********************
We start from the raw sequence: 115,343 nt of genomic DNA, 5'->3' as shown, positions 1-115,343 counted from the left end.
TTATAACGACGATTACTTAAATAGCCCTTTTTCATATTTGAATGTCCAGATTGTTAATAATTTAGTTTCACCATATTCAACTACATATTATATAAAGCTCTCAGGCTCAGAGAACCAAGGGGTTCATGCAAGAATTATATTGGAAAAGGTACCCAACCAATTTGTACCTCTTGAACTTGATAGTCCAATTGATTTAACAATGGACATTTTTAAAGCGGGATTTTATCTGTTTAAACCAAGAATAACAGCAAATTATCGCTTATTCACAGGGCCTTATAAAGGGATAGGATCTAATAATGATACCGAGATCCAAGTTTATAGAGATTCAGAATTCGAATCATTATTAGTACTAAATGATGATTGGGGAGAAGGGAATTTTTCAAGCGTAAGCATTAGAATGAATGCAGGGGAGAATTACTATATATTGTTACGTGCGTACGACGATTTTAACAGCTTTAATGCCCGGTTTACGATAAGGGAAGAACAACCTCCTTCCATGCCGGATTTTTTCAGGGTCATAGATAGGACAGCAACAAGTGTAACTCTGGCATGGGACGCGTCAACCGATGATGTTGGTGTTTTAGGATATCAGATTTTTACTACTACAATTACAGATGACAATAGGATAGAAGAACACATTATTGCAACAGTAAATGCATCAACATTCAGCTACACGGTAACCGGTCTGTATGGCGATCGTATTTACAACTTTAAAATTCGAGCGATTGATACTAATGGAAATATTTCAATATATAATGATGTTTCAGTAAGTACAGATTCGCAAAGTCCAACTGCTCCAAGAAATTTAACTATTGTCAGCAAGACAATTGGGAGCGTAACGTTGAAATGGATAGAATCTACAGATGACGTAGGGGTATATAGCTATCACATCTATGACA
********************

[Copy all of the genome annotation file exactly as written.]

We start from the raw sequence: 115,343 nt of genomic DNA, 5'->3' as shown, positions 1-115,343 counted from the left end.
TTATAACGACGATTACTTAAATAGCCCTTTTTCATATTTGAATGTCCAGATTGTTAATAATTTAGTTTCACCATATTCAACTACATATTATATAAAGCTCTCAGGCTCAGAGAACCAAGGGGTTCATGCAAGAATTATATTGGAAAAGGTACCCAACCAATTTGTACCTCTTGAACTTGATAGTCCAATTGATTTAACAATGGACATTTTTAAAGCGGGATTTTATCTGTTTAAACCAAGAATAACAGCAAATTATCGCTTATTCACAGGGCCTTATAAAGGGATAGGATCTAATAATGATACCGAGATCCAAGTTTATAGAGATTCAGAATTCGAATCATTATTAGTACTAAATGATGATTGGGGAGAAGGGAATTTTTCAAGCGTAAGCATTAGAATGAATGCAGGGGAGAATTACTATATATTGTTACGTGCGTACGACGATTTTAACAGCTTTAATGCCCGGTTTACGATAAGGGAAGAACAACCTCCTTCCATGCCGGATTTTTTCAGGGTCATAGATAGGACAGCAACAAGTGTAACTCTGGCATGGGACGCGTCAACCGATGATGTTGGTGTTTTAGGATATCAGATTTTTACTACTACAATTACAGATGACAATAGGATAGAAGAACACATTATTGCAACAGTAAATGCATCAACATTCAGCTACACGGTAACCGGTCTGTATGGCGATCGTATTTACAACTTTAAAATTCGAGCGATTGATACTAATGGAAATATTTCAATATATAATGATGTTTCAGTAAGTACAGATTCGCAAAGTCCAACTGCTCCAAGAAATTTAACTATTGTCAGCAAGACAATTGGGAGCGTAACGTTGAAATGGATAGAATCTACAGATGACGTAGGGGTATATAGCTATCACATCTATGACA